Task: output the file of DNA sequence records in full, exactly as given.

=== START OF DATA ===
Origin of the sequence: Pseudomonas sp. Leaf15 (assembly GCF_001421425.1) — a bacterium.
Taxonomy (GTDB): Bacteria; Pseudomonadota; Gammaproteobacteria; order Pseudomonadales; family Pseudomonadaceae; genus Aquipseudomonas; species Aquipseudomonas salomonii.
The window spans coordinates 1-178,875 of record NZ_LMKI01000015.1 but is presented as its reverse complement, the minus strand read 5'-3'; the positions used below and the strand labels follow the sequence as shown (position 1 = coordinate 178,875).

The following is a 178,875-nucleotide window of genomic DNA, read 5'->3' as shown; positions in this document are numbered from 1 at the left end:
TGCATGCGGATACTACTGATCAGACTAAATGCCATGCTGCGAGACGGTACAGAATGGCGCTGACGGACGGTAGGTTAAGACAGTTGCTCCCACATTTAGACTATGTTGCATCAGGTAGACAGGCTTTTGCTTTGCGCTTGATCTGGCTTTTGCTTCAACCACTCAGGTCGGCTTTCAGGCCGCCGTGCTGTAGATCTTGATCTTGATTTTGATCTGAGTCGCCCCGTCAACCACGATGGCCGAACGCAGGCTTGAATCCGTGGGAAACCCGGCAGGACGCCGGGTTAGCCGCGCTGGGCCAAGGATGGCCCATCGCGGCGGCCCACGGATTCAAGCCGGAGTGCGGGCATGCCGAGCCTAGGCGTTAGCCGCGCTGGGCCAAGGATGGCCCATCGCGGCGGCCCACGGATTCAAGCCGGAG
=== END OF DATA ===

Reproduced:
Origin of the sequence: Pseudomonas sp. Leaf15 (assembly GCF_001421425.1) — a bacterium.
Taxonomy (GTDB): Bacteria; Pseudomonadota; Gammaproteobacteria; order Pseudomonadales; family Pseudomonadaceae; genus Aquipseudomonas; species Aquipseudomonas salomonii.
The window spans coordinates 1-178,875 of record NZ_LMKI01000015.1 but is presented as its reverse complement, the minus strand read 5'-3'; the positions used below and the strand labels follow the sequence as shown (position 1 = coordinate 178,875).

The following is a 178,875-nucleotide window of genomic DNA, read 5'->3' as shown; positions in this document are numbered from 1 at the left end:
TGCATGCGGATACTACTGATCAGACTAAATGCCATGCTGCGAGACGGTACAGAATGGCGCTGACGGACGGTAGGTTAAGACAGTTGCTCCCACATTTAGACTATGTTGCATCAGGTAGACAGGCTTTTGCTTTGCGCTTGATCTGGCTTTTGCTTCAACCACTCAGGTCGGCTTTCAGGCCGCCGTGCTGTAGATCTTGATCTTGATTTTGATCTGAGTCGCCCCGTCAACCACGATGGCCGAACGCAGGCTTGAATCCGTGGGAAACCCGGCAGGACGCCGGGTTAGCCGCGCTGGGCCAAGGATGGCCCATCGCGGCGGCCCACGGATTCAAGCCGGAGTGCGGGCATGCCGAGCCTAGGCGTTAGCCGCGCTGGGCCAAGGATGGCCCATCGCGGCGGCCCACGGATTCAAGCCGGAG